Chapters 1-2 - textbook

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C H A P T E R 1 First-Order Differential Equations Among all of the mathematical disciplines the theory of differential equations is the most important. It furnishes the explanation of all those elementary manifestations of nature which involve time. — Sophus Lie 1.1 How Differential Equations Arise In this section we will introduce the idea of a differential equation through the mathe- matical formulation of a variety of problems. We then use these problems throughout the chapter to illustrate the applicability of the techniques introduced. Newton’s Second Law of Motion Newton’s second law of motion states that, for an object of constant mass m , the sum of the applied forces acting on the object is equal to the mass of the object multiplied by the acceleration of the object. If the object is moving in one dimension under the influence of a force F , then the mathematical statement of this law is m dv dt = F, (1.1.1) where v(t) denotes the velocity of the object at time t . We let y(t) denote the displacement of the object at time t . Then, using the fact that velocity and displacement are related via v = dy dt , we can write (1.1.1) as m d 2 y dt 2 = F. (1.1.2) This is an example of a differential equation , so called because it involves derivatives of the unknown function y(t) . 1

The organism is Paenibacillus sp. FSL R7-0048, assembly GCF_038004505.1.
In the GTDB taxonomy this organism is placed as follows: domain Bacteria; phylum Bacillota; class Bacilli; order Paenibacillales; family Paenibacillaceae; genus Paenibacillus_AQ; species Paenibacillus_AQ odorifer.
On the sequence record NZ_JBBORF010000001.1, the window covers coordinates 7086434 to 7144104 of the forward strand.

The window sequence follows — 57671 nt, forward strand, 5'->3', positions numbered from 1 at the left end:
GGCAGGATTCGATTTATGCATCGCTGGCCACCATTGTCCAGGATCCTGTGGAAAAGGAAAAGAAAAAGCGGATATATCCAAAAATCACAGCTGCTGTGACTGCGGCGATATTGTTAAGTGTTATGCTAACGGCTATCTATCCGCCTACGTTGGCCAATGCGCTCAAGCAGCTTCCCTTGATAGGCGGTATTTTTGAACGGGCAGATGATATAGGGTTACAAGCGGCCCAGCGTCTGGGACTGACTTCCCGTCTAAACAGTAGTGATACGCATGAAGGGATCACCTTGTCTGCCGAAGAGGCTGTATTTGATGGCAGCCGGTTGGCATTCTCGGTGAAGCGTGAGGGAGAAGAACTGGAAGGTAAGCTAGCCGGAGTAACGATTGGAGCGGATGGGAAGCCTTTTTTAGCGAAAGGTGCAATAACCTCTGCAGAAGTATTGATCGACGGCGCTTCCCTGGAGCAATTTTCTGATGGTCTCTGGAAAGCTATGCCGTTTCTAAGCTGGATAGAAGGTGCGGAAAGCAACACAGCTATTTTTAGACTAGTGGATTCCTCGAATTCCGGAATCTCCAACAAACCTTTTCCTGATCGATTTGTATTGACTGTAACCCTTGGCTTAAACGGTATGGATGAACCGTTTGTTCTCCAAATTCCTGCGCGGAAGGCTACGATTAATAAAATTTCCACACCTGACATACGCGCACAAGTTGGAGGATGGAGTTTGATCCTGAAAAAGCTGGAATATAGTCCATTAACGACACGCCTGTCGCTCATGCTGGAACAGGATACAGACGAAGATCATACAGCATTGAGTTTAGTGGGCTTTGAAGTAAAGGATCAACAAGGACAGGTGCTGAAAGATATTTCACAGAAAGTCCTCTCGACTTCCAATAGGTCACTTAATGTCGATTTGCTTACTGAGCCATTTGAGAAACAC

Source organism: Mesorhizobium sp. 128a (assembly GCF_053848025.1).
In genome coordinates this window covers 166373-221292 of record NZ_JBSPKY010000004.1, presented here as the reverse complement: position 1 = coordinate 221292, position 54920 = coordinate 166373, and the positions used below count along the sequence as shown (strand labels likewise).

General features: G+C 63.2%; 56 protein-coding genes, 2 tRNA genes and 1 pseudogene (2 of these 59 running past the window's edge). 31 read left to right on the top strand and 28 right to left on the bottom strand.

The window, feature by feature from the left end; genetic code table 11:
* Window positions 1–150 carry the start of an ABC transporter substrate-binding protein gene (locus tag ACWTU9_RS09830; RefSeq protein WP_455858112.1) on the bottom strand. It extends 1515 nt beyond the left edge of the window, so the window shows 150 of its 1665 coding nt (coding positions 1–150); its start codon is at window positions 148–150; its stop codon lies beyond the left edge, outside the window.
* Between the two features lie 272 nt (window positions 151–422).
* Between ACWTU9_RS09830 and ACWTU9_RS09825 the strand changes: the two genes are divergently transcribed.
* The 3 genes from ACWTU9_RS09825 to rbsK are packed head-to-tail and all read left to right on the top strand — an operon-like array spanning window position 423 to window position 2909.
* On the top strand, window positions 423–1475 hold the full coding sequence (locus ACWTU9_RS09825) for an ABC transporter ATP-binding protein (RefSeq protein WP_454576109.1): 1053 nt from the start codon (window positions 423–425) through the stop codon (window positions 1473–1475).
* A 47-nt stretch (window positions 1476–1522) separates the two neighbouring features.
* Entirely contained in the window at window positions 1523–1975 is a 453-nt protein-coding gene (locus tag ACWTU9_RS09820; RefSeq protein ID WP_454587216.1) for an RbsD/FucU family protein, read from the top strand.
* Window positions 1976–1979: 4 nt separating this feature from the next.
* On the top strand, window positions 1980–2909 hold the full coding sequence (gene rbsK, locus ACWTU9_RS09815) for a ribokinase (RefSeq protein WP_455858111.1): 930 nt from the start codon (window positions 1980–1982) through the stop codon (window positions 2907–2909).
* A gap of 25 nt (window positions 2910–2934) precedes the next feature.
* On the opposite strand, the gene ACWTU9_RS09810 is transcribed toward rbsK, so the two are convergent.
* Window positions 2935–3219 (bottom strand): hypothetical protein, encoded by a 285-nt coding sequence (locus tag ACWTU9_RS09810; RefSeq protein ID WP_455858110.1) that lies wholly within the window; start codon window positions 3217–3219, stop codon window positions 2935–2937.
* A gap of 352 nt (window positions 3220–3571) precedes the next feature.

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2 CHAPTER 1 First-Order Differential Equations mg Positive y -direction Figure 1.1.1: Object falling under the influence of gravity. Gravitational Force: As a specific example, consider the case of an object falling freely under the influence of gravity (see Figure 1.1.1). In this case the only force acting on the object is F = mg , where g denotes the (constant) acceleration due to gravity. Choosing the positive y -direction as downward, it follows from Equation (1.1.2) that the motion of the object is governed by the differential equation m d 2 y dt 2 = mg, (1.1.3) or equivalently, d 2 y dt 2 = g. Since g is a (positive) constant, we can integrate this equation to determine y(t) . Per- forming one integration yields dy dt = gt + c 1 , where c 1 is an arbitrary integration constant. Integrating once more with respect to t, we obtain y(t) = 1 2 gt 2 + c 1 t + c 2 , (1.1.4) where c 2 is a second integration constant. We see that the differential equation has an infinite number of solutions parameterized by the constants c 1 and c 2 . In order to uniquely specify the motion, we must augment the differential equation with initial conditions that specify the initial position and initial velocity of the object. For example, if the object is released at t = 0 from y = y 0 with a velocity v 0 , then, in addition to the differential equation, we have the initial conditions y( 0 ) = y 0 , dy dt ( 0 ) = v 0 . (1.1.5) These conditions must be imposed on the solution (1.1.4) in order to determine the values of c 1 and c 2 that correspond to the particular problem under investigation. Setting t = 0 in (1.1.4) and using the first initial condition from (1.1.5), we find that y 0 = c 2 .
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